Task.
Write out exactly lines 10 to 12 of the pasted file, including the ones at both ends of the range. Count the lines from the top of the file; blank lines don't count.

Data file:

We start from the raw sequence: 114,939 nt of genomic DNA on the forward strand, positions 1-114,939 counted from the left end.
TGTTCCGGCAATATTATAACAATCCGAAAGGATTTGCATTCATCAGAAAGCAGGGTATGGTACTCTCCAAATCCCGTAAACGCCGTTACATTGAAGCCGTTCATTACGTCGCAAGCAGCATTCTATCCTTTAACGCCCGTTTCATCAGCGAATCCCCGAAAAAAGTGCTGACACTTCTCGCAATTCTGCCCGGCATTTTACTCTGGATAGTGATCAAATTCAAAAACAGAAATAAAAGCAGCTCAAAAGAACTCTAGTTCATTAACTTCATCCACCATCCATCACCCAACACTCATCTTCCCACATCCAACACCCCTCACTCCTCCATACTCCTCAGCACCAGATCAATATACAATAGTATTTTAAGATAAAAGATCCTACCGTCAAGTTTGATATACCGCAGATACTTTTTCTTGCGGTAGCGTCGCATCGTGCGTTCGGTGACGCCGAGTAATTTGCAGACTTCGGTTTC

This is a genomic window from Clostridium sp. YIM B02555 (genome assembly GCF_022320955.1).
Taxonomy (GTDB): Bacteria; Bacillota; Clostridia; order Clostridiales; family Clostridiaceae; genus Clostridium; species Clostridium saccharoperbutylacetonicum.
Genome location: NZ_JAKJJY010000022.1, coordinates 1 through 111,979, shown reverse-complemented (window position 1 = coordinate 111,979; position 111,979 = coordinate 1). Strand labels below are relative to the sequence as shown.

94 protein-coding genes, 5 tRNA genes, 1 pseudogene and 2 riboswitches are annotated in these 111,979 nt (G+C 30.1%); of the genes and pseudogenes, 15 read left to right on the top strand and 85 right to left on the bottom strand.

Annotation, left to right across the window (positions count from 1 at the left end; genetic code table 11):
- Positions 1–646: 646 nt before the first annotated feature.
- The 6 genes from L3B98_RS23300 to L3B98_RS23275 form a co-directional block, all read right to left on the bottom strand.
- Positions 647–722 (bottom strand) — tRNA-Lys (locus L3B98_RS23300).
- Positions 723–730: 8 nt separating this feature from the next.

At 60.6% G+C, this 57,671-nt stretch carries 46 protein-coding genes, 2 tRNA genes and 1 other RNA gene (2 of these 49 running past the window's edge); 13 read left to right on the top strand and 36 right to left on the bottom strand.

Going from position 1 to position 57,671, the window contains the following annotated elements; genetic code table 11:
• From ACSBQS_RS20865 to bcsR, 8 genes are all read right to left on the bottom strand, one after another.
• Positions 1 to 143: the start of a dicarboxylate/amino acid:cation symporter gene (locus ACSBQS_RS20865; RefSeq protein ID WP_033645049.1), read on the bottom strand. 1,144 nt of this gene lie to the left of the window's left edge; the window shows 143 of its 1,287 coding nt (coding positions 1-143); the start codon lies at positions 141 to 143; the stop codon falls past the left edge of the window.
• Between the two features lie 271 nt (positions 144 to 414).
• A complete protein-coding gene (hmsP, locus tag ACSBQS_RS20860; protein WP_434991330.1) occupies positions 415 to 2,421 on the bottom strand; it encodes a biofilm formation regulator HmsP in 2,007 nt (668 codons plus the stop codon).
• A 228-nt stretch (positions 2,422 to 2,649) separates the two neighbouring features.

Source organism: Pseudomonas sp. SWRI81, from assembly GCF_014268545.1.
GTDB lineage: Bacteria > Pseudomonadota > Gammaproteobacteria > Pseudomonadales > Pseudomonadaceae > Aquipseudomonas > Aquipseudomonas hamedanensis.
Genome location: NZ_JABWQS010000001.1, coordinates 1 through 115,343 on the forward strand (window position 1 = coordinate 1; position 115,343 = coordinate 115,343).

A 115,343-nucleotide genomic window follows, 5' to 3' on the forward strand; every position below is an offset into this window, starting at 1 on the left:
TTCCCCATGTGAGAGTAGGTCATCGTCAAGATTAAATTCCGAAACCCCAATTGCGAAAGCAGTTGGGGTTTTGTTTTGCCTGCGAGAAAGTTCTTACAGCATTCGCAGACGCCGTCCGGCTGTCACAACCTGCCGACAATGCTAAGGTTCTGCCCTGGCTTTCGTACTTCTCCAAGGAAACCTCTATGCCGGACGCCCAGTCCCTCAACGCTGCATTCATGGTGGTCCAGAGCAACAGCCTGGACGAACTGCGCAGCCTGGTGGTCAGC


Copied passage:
- Positions 647–722 (bottom strand) — tRNA-Lys (locus L3B98_RS23300).
- Positions 723–730: 8 nt separating this feature from the next.

At 60.6% G+C, this 57,671-nt stretch carries 46 protein-coding genes, 2 tRNA genes and 1 other RNA gene (2 of these 49 running past the window's edge); 13 read left to right on the top strand and 36 right to left on the bottom strand.